Failure to find active microbes in coldest Antarctic soils has implications for search for life on Mars Natural Resource Sciences professor Lyle Whyte and postdoctoral fellow Jackie Goordial talk about their research which suggests that it is unlikely that it is unlikely that there is any microbial life to be found on Mars.
By Katherine Gombay, McGill Newsroom Failure to find active microbes in coldest Antarctic soils has implications for search for life on Mars
"Usually, the stars at the centers of galaxy clusters are old and dead, essentially fossils," said Tracy Webb of McGill University, Montreal, Canada, lead author of a new paper on the findings accepted for publication in the Astrophysical Journal. "But we think the giant galaxy at the center of this cluster is furiously making new stars after merging with a smaller galaxy."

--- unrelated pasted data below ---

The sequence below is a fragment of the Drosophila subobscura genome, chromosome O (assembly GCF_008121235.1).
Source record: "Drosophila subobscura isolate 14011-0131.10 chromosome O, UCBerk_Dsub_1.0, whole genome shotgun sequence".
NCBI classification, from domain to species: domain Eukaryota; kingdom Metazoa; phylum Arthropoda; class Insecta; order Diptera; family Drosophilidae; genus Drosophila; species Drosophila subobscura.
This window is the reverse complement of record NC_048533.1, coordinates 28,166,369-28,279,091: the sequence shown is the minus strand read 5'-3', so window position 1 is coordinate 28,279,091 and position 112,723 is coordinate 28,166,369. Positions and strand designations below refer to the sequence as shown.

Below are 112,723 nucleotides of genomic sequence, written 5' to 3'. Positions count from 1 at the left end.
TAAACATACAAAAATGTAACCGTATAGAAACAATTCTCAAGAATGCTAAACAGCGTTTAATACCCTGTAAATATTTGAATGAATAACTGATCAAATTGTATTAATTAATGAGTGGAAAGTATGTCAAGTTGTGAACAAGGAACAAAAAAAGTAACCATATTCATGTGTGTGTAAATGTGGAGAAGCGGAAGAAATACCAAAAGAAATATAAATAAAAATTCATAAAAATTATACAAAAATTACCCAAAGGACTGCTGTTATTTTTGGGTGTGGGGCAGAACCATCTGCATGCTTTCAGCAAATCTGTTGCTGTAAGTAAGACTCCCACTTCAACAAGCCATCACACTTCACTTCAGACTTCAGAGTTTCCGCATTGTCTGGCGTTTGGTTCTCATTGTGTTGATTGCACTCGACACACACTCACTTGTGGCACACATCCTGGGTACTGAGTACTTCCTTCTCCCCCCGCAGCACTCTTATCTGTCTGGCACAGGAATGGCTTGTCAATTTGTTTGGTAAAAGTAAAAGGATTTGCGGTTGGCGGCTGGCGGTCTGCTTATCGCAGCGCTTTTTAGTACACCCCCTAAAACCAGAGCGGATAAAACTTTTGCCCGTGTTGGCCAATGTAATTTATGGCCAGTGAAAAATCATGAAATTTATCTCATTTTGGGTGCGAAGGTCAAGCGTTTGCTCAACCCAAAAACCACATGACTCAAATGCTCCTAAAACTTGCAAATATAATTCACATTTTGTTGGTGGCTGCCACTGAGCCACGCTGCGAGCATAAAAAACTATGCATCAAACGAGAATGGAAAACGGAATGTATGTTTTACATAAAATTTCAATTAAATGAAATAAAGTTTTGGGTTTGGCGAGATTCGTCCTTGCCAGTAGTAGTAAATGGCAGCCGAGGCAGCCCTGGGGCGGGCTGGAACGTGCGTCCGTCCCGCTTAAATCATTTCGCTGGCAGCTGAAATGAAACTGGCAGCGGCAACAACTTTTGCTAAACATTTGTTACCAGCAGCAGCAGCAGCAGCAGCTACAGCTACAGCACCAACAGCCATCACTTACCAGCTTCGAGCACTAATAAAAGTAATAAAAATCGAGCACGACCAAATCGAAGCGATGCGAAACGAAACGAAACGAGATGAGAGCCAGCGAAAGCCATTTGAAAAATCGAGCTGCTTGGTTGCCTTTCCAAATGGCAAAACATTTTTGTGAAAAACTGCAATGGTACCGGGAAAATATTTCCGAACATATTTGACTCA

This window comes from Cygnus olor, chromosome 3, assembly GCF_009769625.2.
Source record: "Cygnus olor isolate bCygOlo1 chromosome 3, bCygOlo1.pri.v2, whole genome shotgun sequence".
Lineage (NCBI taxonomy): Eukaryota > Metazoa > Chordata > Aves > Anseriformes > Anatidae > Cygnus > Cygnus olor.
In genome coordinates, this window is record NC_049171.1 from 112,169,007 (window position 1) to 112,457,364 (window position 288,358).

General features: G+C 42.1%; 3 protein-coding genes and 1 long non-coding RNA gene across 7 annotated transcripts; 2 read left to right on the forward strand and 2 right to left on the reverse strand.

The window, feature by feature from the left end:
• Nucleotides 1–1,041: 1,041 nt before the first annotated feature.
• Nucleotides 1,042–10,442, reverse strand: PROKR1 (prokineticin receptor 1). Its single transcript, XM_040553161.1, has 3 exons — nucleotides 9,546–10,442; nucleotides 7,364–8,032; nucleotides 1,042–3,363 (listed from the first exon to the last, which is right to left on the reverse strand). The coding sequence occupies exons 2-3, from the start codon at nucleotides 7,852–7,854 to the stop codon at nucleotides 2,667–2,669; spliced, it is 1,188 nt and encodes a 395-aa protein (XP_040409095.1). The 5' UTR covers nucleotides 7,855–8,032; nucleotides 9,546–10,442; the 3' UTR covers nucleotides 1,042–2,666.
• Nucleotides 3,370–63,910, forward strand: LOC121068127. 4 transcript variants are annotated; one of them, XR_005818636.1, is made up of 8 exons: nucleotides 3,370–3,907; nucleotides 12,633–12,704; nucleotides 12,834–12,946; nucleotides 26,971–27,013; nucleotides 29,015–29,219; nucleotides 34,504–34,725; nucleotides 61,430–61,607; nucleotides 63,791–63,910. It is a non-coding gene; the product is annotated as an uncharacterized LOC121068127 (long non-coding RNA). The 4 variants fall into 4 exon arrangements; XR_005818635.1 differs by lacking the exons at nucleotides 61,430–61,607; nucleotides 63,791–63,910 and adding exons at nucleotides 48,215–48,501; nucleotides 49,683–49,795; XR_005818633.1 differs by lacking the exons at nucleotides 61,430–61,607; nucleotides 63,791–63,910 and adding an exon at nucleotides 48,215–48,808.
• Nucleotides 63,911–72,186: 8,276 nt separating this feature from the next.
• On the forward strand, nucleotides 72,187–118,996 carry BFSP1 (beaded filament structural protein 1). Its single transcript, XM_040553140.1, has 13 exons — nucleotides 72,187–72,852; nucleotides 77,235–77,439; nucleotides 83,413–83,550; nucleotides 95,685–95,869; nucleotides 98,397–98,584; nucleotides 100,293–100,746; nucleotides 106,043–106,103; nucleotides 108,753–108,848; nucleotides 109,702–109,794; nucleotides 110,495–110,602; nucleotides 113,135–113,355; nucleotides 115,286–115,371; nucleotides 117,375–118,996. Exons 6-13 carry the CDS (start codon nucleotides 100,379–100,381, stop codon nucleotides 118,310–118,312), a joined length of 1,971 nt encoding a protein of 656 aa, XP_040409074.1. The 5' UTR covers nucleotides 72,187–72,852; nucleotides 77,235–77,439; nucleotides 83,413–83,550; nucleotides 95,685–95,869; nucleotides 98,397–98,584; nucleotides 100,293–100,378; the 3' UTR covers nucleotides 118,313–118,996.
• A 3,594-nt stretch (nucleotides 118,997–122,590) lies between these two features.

Astronomers have found a galaxy turning gas into stars with almost 100 percent efficiency, a rare phase of galaxy evolution that is the most extreme yet observed. The findings come from the IRAM Plateau de Bure interferometer in the French Alps, NASA's Wide-field Infrared Survey Explorer and NASA's Hubble Space Telescope.